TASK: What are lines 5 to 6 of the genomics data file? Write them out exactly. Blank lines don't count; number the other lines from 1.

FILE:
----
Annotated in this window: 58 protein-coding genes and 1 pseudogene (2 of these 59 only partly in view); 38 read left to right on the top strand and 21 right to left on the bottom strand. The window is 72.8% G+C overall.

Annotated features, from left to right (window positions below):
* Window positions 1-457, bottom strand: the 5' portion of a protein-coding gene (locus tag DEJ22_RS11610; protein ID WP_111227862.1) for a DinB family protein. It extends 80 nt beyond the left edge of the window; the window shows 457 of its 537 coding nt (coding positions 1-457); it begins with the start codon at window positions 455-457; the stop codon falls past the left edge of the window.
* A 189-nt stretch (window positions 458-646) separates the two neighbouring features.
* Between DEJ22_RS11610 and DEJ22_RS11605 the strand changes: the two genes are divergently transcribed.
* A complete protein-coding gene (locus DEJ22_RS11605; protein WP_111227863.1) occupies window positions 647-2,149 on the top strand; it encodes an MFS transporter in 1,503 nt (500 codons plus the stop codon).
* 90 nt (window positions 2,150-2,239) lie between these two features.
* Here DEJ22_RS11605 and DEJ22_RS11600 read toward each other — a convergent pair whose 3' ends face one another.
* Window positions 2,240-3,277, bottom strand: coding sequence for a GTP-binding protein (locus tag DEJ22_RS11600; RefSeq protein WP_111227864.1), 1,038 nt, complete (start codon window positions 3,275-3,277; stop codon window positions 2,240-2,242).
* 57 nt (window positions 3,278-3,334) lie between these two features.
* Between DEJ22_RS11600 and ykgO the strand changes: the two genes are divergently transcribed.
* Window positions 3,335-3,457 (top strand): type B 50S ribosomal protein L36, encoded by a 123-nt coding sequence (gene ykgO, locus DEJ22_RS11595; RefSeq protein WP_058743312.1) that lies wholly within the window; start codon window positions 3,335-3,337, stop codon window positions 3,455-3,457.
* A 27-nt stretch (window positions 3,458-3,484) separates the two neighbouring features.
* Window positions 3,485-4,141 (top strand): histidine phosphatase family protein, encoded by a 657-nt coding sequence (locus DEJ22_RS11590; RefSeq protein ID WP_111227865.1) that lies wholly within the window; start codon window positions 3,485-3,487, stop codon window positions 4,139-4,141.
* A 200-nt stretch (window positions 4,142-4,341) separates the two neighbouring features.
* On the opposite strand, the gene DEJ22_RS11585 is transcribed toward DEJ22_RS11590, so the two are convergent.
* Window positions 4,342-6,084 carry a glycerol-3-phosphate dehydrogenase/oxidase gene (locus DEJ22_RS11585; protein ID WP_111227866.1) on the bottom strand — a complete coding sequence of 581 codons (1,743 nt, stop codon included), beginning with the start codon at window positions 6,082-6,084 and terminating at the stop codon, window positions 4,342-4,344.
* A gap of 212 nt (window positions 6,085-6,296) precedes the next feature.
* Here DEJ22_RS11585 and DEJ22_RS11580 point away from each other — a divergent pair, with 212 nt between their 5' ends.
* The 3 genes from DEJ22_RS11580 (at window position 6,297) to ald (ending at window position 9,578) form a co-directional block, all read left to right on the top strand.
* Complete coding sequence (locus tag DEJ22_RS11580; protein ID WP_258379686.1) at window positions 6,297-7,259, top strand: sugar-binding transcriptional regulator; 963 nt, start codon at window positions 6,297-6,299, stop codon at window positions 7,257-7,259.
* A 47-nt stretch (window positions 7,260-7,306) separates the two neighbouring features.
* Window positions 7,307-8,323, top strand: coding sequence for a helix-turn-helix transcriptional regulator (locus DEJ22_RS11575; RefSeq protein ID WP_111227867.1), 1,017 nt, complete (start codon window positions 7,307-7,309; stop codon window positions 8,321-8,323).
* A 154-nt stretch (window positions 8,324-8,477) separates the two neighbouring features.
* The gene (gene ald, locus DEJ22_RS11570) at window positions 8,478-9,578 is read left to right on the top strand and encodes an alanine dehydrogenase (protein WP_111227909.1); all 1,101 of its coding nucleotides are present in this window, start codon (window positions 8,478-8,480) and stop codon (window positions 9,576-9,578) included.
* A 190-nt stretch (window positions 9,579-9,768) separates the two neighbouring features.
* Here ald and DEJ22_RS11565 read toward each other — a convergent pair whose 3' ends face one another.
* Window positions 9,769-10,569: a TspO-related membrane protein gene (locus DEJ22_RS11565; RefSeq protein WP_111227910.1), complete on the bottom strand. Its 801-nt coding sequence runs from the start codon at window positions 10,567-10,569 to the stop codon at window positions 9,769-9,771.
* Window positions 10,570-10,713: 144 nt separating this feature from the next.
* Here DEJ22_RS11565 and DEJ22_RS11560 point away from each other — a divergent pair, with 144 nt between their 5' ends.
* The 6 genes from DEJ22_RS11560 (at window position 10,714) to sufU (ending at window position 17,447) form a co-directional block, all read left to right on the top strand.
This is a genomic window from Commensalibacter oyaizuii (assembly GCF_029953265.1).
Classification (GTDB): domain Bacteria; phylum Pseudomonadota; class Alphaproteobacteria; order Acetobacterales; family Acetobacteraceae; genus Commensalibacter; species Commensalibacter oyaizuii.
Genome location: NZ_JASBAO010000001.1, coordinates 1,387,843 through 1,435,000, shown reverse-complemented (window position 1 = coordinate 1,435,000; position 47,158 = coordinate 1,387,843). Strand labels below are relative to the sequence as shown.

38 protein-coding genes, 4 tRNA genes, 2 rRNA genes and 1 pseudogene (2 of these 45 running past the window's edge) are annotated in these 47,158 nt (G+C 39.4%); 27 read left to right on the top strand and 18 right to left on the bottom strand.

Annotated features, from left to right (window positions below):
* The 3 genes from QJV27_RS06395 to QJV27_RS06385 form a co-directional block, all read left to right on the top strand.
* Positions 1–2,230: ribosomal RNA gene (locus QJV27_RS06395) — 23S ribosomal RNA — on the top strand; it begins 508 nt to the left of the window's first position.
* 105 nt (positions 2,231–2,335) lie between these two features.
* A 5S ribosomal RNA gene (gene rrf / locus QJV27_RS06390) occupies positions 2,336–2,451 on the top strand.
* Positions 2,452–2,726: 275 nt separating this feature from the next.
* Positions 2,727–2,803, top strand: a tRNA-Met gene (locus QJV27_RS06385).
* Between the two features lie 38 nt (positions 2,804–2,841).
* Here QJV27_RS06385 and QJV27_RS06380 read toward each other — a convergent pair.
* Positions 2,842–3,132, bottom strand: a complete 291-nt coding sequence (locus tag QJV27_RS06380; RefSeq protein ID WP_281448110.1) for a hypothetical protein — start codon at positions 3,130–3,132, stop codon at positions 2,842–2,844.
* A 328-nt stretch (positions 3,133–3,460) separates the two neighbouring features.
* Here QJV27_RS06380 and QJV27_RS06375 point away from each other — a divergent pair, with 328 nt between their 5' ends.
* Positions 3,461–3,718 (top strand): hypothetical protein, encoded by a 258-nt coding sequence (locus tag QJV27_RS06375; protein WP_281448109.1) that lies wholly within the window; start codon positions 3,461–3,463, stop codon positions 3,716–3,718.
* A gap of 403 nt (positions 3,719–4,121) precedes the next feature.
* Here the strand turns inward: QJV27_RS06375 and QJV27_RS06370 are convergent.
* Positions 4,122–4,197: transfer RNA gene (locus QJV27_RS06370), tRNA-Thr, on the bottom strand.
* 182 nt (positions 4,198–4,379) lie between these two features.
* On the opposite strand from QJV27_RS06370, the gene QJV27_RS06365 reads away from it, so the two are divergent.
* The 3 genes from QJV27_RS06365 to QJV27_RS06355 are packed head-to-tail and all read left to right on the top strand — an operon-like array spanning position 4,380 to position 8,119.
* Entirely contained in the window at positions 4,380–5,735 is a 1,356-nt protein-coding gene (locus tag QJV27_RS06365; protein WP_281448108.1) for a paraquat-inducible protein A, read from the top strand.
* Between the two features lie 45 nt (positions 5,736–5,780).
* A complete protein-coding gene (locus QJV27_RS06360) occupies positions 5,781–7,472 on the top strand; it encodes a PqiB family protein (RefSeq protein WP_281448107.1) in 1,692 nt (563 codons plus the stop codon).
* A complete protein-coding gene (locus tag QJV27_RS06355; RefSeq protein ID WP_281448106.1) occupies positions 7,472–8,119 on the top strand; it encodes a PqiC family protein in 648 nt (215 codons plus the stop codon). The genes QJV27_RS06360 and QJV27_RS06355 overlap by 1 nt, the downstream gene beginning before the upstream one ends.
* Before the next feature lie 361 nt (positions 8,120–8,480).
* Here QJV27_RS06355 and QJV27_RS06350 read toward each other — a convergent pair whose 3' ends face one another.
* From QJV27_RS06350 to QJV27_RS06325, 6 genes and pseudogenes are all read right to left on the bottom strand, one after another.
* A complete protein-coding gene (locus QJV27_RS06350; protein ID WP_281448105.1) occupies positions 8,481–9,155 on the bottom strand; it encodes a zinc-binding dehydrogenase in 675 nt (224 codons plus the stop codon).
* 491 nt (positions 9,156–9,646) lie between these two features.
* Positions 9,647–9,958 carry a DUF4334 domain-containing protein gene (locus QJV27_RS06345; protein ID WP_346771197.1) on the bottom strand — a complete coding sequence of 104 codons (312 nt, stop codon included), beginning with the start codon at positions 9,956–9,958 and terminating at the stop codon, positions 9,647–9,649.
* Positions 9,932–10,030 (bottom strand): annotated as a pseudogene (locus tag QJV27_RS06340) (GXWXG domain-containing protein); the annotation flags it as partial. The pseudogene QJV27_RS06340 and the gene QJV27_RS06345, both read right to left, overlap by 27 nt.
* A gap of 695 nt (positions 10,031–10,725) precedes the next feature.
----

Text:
* Between DEJ22_RS11610 and DEJ22_RS11605 the strand changes: the two genes are divergently transcribed.
* A complete protein-coding gene (locus DEJ22_RS11605; protein WP_111227863.1) occupies window positions 647-2,149 on the top strand; it encodes an MFS transporter in 1,503 nt (500 codons plus the stop codon).